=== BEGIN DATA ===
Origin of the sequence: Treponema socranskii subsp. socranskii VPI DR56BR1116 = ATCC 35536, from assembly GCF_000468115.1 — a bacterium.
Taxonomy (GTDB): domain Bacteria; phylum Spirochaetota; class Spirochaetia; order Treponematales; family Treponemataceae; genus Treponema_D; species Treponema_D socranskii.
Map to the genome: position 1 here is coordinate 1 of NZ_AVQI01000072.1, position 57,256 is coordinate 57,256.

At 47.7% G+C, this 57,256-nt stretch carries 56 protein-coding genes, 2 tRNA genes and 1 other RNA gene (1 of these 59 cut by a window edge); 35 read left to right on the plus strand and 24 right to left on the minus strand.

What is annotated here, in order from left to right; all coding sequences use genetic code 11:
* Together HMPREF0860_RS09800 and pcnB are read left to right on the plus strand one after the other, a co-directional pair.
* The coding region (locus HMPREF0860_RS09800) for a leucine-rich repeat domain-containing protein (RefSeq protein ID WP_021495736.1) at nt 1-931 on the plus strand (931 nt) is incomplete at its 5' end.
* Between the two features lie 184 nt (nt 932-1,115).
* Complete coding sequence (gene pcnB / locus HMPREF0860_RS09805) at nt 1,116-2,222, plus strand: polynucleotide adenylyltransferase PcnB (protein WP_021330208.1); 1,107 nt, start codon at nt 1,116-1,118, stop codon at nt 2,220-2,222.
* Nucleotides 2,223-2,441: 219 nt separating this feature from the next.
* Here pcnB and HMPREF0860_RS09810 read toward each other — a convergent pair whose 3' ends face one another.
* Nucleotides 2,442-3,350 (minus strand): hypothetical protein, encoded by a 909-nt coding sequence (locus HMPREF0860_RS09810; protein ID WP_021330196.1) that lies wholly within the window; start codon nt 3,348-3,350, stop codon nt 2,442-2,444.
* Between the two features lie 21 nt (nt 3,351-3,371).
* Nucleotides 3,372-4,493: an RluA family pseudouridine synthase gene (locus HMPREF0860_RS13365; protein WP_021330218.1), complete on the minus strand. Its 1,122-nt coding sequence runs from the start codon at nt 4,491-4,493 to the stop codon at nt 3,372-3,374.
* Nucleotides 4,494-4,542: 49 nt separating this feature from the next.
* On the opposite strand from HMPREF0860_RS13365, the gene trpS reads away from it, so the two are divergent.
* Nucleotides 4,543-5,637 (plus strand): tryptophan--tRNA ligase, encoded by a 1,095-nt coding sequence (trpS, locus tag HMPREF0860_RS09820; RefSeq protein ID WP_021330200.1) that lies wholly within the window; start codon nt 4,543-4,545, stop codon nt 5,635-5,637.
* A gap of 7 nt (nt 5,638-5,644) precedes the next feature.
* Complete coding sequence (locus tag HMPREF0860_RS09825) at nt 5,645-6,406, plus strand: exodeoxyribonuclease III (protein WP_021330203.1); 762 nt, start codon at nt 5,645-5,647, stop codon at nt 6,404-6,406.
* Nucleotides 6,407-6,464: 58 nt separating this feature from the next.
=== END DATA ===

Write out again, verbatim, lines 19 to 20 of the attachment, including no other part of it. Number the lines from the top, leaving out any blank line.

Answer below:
* Complete coding sequence (locus tag HMPREF0860_RS09825) at nt 5,645-6,406, plus strand: exodeoxyribonuclease III (protein WP_021330203.1); 762 nt, start codon at nt 5,645-5,647, stop codon at nt 6,404-6,406.
* Nucleotides 6,407-6,464: 58 nt separating this feature from the next.